In addition to, or instead of, having your own biological child, you and your partner might want to adopt a child. Adoption is a court procedure by which an adult legally becomes the parent of someone who is not their biological child. Adoption creates a parent-child relationship recognized for all purposes—including child support obligations, inheritance rights, and custody.
Adoption is primarily governed by state law. As a general rule, any adult who is found to be a "fit parent" may adopt a child as long as the child is free for adoption, meaning that appropriate consents have been given. For adoptions of children (other than second parent (see below) and stepparent adoption), that means that both legal parents have had their parental rights terminated or have consented to the child's adoption.
There is only one state that prohibits unmarried people from adopting: Utah. (Utah Code § 78B-6-117 (2022).) For all other states, the question is whether an unmarried couple can jointly adopt a child.
A few states' laws explicitly allow unmarried couples to jointly adopt a child. For example, in New York, "unmarried intimate partners" can jointly adopt. (N.Y. Dom. Rel. Law § 110 (2022).) And in Delaware, state law recognizes the right of a couple who cohabitates to jointly adopt. (Del. Code tit. 13, § 903(2)(d) (2022).) In some other states, such as Washington, the courts have interpreted statutory law to allow joint adoption by unmarried couples.
When an unmarried couple jointly adopts a child, both parents are legal parents. This means both have equal legal responsibilities to raise and support the child. If the couple separates, each has the right to petition a court for custody of (or visitation with) the child, and each has an obligation to provide child support.
A majority of states, though, allow joint adoption only by married couples. This doesn't rule out the possibility that both people in a committed relationship won't ultimately be able to adopt the same child, though. Rather, it means that in many cases, one partner might have to adopt the child first, and then the other partner might be able to later petition to adopt the child as a "second parent."
If your state doesn't allow unmarried couples to jointly adopt a child, "second parent" adoption might be an option. (This process is called "co-parent adoption" in some states.) After one partner has adopted the child (the "first" parent), the other can petition to adopt as a second parent. The second parent adoption does not terminate the first parent's parental rights, and, once the adoption is finalized, the second parent will have parental status equal to the first parent.
Not all states allow second parent adoption. According to Family Equality, 20 states allow unmarried couples to petition for second parent adoption. And, in some states, it might be more difficult for same-sex couples to petition successfully for a second parent adoption. For a detailed breakdown of second parent adoption with a focus on adoptions by same-sex couples, check out the National Center for Lesbian Rights' publication Legal Recognition of LGBT Families.
Adoption agencies are allowed to create their own rules about who can adopt and under what circumstances, as long as they don't run afoul of state law. You might find that adoption agencies are biased against unmarried couples, or make it more difficult for unmarried couples to adopt.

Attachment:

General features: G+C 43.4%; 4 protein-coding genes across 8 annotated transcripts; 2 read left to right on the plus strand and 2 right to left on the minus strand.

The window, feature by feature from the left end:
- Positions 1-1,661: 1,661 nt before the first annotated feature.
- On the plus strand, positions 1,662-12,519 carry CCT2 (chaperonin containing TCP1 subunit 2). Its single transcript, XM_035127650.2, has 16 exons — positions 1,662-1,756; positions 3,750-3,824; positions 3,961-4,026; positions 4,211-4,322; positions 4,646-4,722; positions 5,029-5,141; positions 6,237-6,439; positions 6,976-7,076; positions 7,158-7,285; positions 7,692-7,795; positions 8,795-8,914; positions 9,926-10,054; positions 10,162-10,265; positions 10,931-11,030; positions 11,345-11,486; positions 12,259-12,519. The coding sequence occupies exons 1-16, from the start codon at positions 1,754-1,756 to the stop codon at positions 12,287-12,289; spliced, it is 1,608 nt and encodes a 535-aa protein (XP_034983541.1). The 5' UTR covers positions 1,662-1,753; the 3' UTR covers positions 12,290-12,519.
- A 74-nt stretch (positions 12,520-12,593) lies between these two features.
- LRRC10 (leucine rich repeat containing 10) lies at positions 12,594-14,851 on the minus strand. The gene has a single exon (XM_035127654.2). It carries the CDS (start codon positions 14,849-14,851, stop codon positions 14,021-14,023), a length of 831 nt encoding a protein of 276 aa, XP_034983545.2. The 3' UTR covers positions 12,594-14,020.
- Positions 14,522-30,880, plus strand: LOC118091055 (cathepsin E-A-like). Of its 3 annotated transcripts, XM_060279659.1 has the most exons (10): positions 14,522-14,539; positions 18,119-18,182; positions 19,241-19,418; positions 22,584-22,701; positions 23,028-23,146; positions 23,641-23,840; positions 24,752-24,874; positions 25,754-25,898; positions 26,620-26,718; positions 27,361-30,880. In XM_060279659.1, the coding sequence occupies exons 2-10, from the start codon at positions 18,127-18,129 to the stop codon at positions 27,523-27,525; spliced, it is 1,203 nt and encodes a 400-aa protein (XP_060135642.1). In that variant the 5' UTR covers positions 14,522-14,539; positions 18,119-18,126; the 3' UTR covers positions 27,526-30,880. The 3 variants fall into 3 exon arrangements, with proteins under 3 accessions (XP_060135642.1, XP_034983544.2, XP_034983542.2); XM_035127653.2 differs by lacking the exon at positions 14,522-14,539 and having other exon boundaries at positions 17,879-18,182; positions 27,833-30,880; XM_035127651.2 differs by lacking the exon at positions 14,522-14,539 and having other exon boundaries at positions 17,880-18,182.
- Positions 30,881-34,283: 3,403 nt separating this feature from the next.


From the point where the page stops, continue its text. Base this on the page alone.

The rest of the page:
To overcome any potential bias you might encounter, be prepared to explain why you haven't married and to make a good case for your fitness as a parent. In general, you should expect to do extra work to prove that your home is a stable and healthy environment for raising children. A local social service agency will conduct a home study and interview both partners and then report to the court, which must approve adoptions. You might have a longer wait for a child, or you might have to broaden your ideas about the age and type of child you want to adopt.
If you believe you might encounter a lot of roadblocks with an agency adoption, you might want to explore other types of adoption, such as identified or independent adoption.
Aside from meeting your state's laws regarding marital status and general fitness to be a parent, you might have to meet other requirements in order to adopt a child. Many states require prospective parents to:
Every state's laws on adoption are different, and it's easier to adopt in some states than others. To find out the exact requirements for adoption where you live, it's best to contact a local adoption attorney or agency. Although internet research on the topic is helpful, it's often inaccurate—the laws change quickly, and many rules about adoption are established by case law, making them particularly difficult to understand without assistance from a local professional.
For an overview of legal issues involving adoptions, including different options, such as agency and private adoptions, see the Adoption topic on Nolo's website.
The U.S. government has published a helpful pamphlet titled, Who May Adopt, Be Adopted, or Place a Child for Adoption? You can also look up your state's adoption statutes on the Child Welfare Information Gateway's website.
Social service and government agencies often discriminate against unmarried couples, and adoption proceedings can often be complex (particularly if it's a private adoption). Consider getting some legal advice before you and your partner try to adopt. For a list of local family law attorneys, see Nolo's Lawyer Directory.
The National Council for Adoption's website is also a great resource—it maintains information about adoptions as well as a page to help people find adoption agencies and attorneys.
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